Give 'em Hell, Indiana Jones.
Released in UK Cinemas: 28th June 2023
Directed by James Mangold
Finding himself in a new era, approaching retirement, Indiana Jones wrestles with fitting into a world that seems to have outgrown him.
Indiana Jones is arguably one of the most celebrated cinematic characters of all time. You see the hat, hear the beginning of the theme and you are transported back to these stories of danger, mystery and peril. Because of this legacy that has been written into the zeitgeist, any attempt to build on it immediately begins to threaten the history of the characters and the memories of the audience.
Legacy sequels have always been hit or miss so 2008's Kingdom of the Crystal Skull was a considerable risk that for the most part did not pay off, landing on shaky ground and generally left out of the conversation when discussing the series. Given its lukewarm reception, it's optimistic that 15 years later Harrison Ford had one last crusade left in him in the hope to give the series a more satisfying conclusion.
This time James Mangold is at the directorial helm, marking the first Indiana Jones film not directed by Steven Spielberg. But Mangold understands the impact of these films, growing up with them himself, so Dial of Destiny unsurprisingly plays things very safe as it breaks out the whip for a final adventure that manages to recapture the spirit of the original.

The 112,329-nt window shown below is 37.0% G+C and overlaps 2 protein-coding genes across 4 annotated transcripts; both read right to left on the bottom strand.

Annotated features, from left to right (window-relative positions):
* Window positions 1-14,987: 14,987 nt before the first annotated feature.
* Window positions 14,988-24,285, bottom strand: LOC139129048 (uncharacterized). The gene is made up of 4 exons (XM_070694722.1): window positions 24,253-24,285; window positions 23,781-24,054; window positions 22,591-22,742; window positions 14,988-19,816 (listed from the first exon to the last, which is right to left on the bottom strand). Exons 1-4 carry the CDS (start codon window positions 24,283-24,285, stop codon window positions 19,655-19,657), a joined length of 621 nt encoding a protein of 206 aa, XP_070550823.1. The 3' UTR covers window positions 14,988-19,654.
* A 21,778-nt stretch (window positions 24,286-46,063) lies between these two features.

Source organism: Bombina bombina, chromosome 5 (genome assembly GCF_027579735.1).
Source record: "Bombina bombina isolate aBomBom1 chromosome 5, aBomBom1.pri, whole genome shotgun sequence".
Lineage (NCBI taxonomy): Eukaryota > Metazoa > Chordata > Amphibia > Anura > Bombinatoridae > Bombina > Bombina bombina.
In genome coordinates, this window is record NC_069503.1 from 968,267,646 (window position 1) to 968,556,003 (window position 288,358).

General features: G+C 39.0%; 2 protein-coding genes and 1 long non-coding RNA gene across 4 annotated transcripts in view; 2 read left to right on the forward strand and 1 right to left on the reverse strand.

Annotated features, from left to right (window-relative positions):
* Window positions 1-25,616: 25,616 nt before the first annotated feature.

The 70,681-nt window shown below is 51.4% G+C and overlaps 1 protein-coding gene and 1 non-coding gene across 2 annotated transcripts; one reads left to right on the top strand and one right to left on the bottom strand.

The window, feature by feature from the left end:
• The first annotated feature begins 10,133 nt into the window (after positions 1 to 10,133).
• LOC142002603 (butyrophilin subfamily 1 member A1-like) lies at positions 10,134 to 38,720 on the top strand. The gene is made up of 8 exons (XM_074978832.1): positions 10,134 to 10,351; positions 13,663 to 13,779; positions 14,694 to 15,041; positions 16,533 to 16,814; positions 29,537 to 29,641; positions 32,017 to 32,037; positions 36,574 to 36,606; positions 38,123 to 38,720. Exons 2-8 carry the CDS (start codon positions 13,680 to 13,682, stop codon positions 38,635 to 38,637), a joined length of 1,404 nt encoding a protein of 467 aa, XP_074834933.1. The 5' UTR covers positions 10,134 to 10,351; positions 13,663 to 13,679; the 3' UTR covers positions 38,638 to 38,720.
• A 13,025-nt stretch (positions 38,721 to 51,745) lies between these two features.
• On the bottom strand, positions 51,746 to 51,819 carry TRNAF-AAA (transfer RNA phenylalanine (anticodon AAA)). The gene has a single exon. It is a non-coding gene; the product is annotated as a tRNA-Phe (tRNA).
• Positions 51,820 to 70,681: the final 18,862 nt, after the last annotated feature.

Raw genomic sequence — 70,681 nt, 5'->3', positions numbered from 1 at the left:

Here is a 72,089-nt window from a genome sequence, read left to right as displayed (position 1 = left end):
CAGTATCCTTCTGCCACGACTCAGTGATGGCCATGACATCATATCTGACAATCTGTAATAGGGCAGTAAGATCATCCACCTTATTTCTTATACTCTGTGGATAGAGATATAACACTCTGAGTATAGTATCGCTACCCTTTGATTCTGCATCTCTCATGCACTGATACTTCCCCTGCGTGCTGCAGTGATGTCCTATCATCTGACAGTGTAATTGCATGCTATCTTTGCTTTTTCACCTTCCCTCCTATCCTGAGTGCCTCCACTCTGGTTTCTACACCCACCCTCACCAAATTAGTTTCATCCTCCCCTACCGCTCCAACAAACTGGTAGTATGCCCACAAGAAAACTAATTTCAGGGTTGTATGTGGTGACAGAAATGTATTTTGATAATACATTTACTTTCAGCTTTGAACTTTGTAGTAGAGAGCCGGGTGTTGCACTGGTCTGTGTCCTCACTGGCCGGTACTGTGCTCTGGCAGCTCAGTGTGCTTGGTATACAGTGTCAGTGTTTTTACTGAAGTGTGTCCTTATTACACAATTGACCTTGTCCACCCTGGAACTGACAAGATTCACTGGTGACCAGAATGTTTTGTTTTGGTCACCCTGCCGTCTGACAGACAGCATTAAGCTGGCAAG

Harrison Ford gives us a glimpse at Indiana Jones as he approaches retirement but also flashes back to his heyday with the help of de-ageing computer trickery helping to give closure to the character while allowing audiences to tag along on one more adventure. Ford gives an unexpectedly energetic performance for an 80 year old balancing it with a more mature and composed portrayal as he is faced with the next stage of his life. Phoebe Waller-Bridge gives the 'young protagonist related to the main character that may one day take over the franchise' role another go after Shia LaBeouf is written out of the narrative with much more success. Her presence and personality are reminiscent of a young Indy so much show that a neon sign screaming 'Spin-Off Coming Soon' may as well have been following her every move.
Dial of Destiny makes some bold moves, especially in its startling final act but Mangold and team stick very close to the winning formula of the series never stepping too far outside their comfort zone. The opening sequence takes audiences back to the height of the second world war with Indiana Jones doing what he does best - fighting Nazis. He does so with a de-aged face that holds up for the most part, only occasionally slipping into the uncanny valley, which can also be said for much of the visual effects - perhaps leaning too far into an overreliance in a franchise that was once known for its outstanding practical work.
It's hard to live up to such an imposing legacy - where this final instalment may not hit the heights that made the original trilogy the landmarks they are today, it captures the spirit and at the very least is a perfect slice of heroic globetrotting escapism that encapsulates the summer blockbuster. Though it's by no means perfect, Dial of Destiny is a fitting swan song for one of cinema's most iconic characters.